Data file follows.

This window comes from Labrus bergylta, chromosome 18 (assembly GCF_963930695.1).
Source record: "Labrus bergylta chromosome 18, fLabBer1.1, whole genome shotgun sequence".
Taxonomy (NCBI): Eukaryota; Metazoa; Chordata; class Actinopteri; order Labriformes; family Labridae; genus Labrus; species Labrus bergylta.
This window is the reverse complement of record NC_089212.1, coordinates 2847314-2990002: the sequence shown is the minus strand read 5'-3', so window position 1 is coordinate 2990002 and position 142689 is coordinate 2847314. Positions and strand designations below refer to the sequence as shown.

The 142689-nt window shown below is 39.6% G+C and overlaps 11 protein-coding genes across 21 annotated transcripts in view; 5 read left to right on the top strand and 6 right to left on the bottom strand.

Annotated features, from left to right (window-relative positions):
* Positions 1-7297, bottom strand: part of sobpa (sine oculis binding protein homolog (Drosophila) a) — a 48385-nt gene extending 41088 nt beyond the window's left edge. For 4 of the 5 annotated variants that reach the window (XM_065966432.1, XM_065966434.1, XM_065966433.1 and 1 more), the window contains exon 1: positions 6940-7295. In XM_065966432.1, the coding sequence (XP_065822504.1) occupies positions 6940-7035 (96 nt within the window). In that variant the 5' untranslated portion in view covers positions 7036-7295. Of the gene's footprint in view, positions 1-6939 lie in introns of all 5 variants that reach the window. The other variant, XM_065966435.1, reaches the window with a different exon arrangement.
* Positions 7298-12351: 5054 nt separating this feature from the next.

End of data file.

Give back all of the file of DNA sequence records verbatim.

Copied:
This window comes from Labrus bergylta, chromosome 18 (assembly GCF_963930695.1).
Source record: "Labrus bergylta chromosome 18, fLabBer1.1, whole genome shotgun sequence".
Taxonomy (NCBI): Eukaryota; Metazoa; Chordata; class Actinopteri; order Labriformes; family Labridae; genus Labrus; species Labrus bergylta.
This window is the reverse complement of record NC_089212.1, coordinates 2847314-2990002: the sequence shown is the minus strand read 5'-3', so window position 1 is coordinate 2990002 and position 142689 is coordinate 2847314. Positions and strand designations below refer to the sequence as shown.

The 142689-nt window shown below is 39.6% G+C and overlaps 11 protein-coding genes across 21 annotated transcripts in view; 5 read left to right on the top strand and 6 right to left on the bottom strand.

Annotated features, from left to right (window-relative positions):
* Positions 1-7297, bottom strand: part of sobpa (sine oculis binding protein homolog (Drosophila) a) — a 48385-nt gene extending 41088 nt beyond the window's left edge. For 4 of the 5 annotated variants that reach the window (XM_065966432.1, XM_065966434.1, XM_065966433.1 and 1 more), the window contains exon 1: positions 6940-7295. In XM_065966432.1, the coding sequence (XP_065822504.1) occupies positions 6940-7035 (96 nt within the window). In that variant the 5' untranslated portion in view covers positions 7036-7295. Of the gene's footprint in view, positions 1-6939 lie in introns of all 5 variants that reach the window. The other variant, XM_065966435.1, reaches the window with a different exon arrangement.
* Positions 7298-12351: 5054 nt separating this feature from the next.